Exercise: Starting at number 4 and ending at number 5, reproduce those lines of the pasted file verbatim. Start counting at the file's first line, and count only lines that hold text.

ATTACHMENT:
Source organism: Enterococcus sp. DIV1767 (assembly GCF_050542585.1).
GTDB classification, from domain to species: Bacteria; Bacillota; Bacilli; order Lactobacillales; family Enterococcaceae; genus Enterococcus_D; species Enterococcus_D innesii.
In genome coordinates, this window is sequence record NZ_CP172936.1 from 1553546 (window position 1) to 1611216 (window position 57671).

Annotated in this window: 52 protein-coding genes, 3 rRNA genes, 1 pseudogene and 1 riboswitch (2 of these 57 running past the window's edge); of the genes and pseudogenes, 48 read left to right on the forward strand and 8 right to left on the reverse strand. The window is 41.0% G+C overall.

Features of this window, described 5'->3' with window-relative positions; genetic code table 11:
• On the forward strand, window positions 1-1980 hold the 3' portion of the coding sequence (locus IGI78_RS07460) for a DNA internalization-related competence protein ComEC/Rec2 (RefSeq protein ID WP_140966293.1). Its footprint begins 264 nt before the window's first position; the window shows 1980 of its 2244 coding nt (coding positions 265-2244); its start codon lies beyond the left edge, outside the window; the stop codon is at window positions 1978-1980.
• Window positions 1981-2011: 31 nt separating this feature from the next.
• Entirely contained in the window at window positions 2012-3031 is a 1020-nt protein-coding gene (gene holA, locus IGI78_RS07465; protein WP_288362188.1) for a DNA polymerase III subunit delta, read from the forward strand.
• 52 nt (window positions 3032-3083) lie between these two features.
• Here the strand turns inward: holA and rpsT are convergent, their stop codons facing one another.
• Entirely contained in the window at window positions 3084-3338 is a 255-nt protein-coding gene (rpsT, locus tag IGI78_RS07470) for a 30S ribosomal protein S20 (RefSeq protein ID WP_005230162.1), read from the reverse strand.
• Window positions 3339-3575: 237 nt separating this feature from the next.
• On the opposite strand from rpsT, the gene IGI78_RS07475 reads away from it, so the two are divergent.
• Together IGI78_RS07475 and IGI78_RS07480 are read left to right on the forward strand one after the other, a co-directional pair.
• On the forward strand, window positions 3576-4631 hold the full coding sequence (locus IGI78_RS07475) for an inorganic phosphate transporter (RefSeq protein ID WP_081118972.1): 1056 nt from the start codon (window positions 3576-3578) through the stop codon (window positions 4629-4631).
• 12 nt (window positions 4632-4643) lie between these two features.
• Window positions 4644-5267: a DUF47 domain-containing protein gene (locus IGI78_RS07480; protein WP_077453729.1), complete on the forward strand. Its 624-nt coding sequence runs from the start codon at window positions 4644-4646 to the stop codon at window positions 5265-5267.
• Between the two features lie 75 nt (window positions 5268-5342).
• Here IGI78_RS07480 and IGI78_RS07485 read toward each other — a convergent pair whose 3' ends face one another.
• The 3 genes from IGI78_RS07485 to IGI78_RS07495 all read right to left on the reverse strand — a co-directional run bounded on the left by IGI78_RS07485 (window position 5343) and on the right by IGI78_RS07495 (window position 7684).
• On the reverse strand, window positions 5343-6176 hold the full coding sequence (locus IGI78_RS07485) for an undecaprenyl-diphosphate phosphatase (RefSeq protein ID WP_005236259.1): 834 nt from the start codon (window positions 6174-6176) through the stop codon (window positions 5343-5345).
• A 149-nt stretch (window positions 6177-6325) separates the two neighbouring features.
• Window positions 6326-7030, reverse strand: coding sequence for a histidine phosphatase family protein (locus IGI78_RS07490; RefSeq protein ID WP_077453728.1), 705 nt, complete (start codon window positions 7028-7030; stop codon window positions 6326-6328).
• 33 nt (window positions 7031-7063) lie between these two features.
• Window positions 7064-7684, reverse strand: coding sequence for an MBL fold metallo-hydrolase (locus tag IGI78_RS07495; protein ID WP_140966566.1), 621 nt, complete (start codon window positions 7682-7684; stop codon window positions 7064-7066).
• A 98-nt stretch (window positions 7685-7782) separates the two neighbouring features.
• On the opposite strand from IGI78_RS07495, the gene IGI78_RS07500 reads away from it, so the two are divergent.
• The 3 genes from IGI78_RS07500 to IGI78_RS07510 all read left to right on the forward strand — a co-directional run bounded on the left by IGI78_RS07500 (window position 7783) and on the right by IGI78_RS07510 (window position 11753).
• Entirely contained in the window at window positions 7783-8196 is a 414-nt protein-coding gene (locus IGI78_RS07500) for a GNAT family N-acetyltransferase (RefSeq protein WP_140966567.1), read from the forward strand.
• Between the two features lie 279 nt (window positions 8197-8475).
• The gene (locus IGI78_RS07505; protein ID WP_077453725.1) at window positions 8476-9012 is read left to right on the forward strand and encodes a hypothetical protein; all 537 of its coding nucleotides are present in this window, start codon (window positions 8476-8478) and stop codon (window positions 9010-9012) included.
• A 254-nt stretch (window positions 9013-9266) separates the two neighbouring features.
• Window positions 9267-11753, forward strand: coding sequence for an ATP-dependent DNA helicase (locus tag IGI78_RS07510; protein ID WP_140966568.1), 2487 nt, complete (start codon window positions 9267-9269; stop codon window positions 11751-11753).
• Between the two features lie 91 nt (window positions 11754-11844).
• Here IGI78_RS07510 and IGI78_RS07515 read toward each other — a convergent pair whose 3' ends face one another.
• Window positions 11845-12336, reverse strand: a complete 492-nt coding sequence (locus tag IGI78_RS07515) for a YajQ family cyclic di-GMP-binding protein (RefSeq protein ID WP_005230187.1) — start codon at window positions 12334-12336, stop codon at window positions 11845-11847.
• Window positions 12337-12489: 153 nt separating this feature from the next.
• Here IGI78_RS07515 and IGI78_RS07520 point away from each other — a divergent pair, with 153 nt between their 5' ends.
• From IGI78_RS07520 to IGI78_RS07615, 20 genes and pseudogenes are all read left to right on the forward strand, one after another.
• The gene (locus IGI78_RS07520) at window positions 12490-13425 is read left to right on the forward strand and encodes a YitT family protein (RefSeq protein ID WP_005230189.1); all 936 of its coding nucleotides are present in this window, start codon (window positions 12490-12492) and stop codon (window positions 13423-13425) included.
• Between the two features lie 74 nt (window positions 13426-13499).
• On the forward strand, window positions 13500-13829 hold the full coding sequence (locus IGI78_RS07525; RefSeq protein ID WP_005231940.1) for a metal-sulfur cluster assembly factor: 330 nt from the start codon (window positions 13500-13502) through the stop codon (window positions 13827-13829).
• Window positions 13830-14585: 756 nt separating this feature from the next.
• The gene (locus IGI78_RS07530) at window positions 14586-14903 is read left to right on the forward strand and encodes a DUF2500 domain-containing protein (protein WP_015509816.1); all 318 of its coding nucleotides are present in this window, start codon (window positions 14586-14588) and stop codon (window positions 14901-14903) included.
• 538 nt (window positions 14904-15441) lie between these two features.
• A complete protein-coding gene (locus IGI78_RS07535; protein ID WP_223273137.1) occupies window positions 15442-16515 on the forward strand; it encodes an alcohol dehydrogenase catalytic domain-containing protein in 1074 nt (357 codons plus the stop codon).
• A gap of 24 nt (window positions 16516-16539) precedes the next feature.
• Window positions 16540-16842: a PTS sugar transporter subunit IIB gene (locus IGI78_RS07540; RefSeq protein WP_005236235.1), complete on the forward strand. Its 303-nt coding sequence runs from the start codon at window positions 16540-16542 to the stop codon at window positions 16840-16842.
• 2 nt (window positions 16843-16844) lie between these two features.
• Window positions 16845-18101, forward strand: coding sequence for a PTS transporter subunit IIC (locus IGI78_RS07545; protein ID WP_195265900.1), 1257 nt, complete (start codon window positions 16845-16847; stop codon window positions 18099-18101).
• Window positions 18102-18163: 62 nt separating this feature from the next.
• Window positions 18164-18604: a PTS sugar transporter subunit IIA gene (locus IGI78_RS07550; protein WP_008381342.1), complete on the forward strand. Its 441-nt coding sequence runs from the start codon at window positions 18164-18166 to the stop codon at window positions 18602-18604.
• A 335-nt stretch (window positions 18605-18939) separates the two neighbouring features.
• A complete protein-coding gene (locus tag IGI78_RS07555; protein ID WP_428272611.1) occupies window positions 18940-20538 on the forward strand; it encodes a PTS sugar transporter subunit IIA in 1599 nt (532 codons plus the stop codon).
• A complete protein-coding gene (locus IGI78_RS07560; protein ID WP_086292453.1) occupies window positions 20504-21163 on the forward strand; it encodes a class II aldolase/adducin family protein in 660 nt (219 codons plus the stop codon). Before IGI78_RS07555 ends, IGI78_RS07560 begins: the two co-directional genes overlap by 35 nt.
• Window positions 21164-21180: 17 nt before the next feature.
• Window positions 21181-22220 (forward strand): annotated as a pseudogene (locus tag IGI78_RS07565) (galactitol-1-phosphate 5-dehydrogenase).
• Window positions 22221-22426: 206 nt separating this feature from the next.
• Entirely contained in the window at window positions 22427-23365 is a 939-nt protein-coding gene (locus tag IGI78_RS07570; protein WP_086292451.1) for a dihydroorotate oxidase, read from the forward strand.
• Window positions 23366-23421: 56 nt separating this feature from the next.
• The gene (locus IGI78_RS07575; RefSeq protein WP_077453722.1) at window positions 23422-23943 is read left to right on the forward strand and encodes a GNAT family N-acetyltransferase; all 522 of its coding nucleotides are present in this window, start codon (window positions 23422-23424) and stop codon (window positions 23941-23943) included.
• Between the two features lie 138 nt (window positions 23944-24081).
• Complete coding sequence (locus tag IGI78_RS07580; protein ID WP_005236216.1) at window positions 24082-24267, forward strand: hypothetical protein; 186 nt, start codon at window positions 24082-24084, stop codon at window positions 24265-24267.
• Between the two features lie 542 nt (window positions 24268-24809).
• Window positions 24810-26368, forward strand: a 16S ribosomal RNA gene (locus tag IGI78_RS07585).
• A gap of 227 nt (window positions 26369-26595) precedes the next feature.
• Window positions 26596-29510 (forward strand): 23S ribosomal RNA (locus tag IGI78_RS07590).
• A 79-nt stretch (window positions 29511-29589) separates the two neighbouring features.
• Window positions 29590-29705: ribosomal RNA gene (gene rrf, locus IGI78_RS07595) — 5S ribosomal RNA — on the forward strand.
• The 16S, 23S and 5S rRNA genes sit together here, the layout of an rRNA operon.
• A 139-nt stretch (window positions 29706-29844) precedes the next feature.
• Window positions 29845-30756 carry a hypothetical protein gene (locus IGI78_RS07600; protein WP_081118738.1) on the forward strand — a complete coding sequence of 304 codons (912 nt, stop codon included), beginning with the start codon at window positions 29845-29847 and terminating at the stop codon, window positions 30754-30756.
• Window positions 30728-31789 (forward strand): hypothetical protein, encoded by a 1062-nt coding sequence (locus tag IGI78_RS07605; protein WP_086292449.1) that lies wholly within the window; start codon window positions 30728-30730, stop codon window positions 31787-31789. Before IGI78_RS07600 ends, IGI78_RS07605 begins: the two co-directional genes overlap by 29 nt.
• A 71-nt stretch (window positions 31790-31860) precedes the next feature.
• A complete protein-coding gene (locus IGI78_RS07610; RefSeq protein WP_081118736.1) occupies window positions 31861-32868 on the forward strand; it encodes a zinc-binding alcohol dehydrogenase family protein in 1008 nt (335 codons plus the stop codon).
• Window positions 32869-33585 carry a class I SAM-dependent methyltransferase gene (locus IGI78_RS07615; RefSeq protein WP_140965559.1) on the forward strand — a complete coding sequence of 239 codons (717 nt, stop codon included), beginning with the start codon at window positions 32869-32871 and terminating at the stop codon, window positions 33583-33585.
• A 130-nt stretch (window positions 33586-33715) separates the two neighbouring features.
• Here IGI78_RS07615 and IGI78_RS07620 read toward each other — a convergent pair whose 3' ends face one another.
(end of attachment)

Annotated in this window: 52 protein-coding genes, 3 rRNA genes, 1 pseudogene and 1 riboswitch (2 of these 57 running past the window's edge); of the genes and pseudogenes, 48 read left to right on the forward strand and 8 right to left on the reverse strand. The window is 41.0% G+C overall.

Features of this window, described 5'->3' with window-relative positions; genetic code table 11: